This post sticks with me, partly because it's so hard for me, as an introvert and someone who doesn't acquire friends easily, to read. (It's one thing to be empathetic when people are sad or lonely, but it's very different to be empathetic when people are brimming over with friends and happiness!)

One thing I want to say, though, is that it's not fair to listen to someone else's secret without a certain willingness to expose your own vulnerabilities. I've had friends who would ask me about my life and really want to know--and I'd open up and tell them things that were bothering me, or wonderful things. And then I'd return the favor and ask them about their lives and get only, "I'm great!" That's not fair. It left me feeling terribly vulnerable. It's the friendship equivalent of a hit-and-run--or maybe of rubbernecking at an accident. Regardless of how well-intended you may be, there's something voyeuristic and discomforting about hearing other people's secrets without any willingness to share your own. Those people sharing their secrets think that you're friends. When someone responds with, "nope, not interested, I won't share anything about me", it's a violation of trust.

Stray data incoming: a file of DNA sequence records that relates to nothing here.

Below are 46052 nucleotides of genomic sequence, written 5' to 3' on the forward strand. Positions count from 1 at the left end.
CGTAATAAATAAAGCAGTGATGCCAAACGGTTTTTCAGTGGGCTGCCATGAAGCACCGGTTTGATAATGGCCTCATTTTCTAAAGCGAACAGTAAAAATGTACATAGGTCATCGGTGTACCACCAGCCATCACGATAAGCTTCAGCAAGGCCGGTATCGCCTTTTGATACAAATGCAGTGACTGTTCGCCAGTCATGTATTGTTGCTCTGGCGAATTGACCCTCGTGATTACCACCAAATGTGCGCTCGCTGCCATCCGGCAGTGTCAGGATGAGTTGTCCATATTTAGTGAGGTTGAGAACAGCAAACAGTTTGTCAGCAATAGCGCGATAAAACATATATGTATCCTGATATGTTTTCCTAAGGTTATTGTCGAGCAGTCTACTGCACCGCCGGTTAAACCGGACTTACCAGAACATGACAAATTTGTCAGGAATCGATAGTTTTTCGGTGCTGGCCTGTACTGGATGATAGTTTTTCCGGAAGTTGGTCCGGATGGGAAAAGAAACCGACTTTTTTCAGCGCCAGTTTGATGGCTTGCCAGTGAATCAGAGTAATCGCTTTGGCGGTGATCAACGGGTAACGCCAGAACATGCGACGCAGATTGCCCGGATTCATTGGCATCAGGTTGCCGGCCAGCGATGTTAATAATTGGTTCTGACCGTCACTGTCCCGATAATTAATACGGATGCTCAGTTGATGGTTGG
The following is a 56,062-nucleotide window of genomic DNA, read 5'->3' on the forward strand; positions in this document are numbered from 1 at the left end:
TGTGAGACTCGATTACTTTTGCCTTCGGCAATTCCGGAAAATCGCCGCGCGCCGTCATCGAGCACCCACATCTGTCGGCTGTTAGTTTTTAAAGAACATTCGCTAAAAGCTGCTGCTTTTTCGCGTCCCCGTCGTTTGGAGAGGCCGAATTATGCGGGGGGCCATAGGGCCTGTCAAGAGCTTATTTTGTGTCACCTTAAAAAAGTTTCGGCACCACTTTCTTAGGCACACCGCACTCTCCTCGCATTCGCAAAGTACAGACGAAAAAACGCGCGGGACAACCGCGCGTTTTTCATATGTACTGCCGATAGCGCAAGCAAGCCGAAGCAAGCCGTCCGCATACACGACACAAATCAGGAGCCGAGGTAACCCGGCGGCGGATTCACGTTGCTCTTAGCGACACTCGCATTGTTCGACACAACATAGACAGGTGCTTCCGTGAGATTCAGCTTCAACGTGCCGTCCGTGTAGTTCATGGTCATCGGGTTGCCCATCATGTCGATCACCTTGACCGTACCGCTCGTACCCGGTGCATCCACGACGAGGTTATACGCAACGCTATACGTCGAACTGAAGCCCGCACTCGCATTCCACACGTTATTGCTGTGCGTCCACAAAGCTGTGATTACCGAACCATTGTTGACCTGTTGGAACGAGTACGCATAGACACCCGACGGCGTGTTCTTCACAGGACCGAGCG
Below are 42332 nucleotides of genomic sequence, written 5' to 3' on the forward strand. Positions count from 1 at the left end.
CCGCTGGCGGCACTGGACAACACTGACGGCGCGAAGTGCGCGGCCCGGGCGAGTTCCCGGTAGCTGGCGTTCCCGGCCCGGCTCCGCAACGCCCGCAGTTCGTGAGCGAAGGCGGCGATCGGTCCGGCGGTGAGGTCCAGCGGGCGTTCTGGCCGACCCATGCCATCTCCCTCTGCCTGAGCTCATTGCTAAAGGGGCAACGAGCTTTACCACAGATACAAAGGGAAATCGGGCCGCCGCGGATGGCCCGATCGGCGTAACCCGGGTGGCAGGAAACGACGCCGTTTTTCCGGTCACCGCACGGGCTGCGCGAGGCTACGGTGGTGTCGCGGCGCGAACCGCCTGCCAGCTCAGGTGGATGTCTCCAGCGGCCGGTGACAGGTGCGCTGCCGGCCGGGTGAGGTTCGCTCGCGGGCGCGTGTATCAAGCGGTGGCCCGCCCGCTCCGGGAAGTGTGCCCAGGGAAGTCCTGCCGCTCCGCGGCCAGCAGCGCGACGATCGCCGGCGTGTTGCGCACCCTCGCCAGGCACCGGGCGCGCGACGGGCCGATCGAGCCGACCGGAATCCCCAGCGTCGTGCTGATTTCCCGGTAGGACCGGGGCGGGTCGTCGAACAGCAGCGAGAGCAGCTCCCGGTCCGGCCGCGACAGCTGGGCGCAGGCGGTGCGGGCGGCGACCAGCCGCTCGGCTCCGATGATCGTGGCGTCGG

Sherry, how do you think this post relates to earlier posts you've written about the contract (pact?) between a blog author and blog readers? Do you think that your choices about how to engage with readers stem from these same issues?

Last comment: you should pitch something to the Modern Love column in the Times about your blog. Your writing would be perfect for that kind of forum.


"Friendship" as a concept differs widely from culture to culture, and Americans are on an extreme end of the spectrum in my opinion. In my personal experience with many Asian and European cultures, it is perfectly normal to only have 3 or 4 close friends that last for a long time. I find that Americans, on the other hand, strive to have as many friends as they can possibly muster at one time. It's for this reason that many Europeans I know who live in our country are a bit turned off by our social networking structure. They find many "friendships" that Americans have with one another to be superficial, and frankly I agree with that criticism. I have American friends who will tell me with a straight face that they have "50 friends" in their social circle.